Last week I noticed that one of our nice wine glasses is getting worn. When I picked up the paper-thin Riedel Vinum that my husband and I got when we visited Erath Vineyards back in 2002, I noticed that the logo was beginning to fade — and, oddly, I smiled.
My own reaction caught me off guard. This was one of about fourteen glasses we have from the various wineries we visited back in our travel days, and I’ve spent years carefully protecting them so that we could have perfectly-preserved reminders of all those great moments in tasting rooms throughout the world. It seemed like my reaction should have been to rush the glass off to a secluded shelf somewhere to prevent further wear and tear; instead, I poured in a little cabernet sauvignon and sat down with my husband to have a lively post-kid-bedtime chat about our days.
As we laughed and talked, I kept catching glimpses of that worn logo. Finally, I figured out why it filled me with warmth to see the wear and tear on this glass:
Because this would not have happened before our conversion.
Had we stayed on the track we were on instead of converting to Catholicism, this wine glass would be safely tucked away in a cabinet somewhere, the pristine letters of the logo looking not a bit different than the day we took it from the tasting room. The wear and tear on the glass was deeply symbolic of how our outlook on life has changed since our conversion — and how much better our lives are because of it.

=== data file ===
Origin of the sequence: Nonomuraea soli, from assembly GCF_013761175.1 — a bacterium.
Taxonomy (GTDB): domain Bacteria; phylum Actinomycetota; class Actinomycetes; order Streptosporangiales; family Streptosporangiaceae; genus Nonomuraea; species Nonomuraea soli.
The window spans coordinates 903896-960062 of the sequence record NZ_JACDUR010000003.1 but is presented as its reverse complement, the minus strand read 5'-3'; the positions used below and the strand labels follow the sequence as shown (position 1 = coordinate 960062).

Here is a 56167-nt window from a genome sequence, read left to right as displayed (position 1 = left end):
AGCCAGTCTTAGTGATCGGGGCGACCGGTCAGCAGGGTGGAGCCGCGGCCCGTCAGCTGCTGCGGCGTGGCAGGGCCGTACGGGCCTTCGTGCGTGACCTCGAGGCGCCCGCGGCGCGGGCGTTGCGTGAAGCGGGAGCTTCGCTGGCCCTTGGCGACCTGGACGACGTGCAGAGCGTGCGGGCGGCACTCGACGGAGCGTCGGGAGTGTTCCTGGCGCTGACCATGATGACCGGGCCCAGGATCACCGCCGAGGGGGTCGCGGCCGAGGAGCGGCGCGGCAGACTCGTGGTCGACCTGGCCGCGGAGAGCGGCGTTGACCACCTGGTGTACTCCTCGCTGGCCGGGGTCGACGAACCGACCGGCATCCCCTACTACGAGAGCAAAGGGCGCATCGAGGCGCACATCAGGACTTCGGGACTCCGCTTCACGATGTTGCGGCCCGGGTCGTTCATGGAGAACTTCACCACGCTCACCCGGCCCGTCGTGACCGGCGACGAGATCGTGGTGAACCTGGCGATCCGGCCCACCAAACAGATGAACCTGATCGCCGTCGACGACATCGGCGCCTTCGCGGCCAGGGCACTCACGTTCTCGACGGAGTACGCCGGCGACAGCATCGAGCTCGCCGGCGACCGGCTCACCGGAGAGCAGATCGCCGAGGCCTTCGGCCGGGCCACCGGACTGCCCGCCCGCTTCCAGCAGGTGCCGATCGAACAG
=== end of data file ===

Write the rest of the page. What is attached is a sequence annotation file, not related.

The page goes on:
Happiness and “Bucket Lists”
The way I used to see it, life was measured by the number and type of experiences you had, how many cool things you did. Like most people, I had a “bucket list, ” a collection of experiences I wanted to have and things I wanted to do before I died. Mine was actually in Excel spreadsheet form, broken down by five-year, 10-year, 20-year and longer-term goals. The way I saw it, the more items a person could cross off their bucket list, the better life they would have.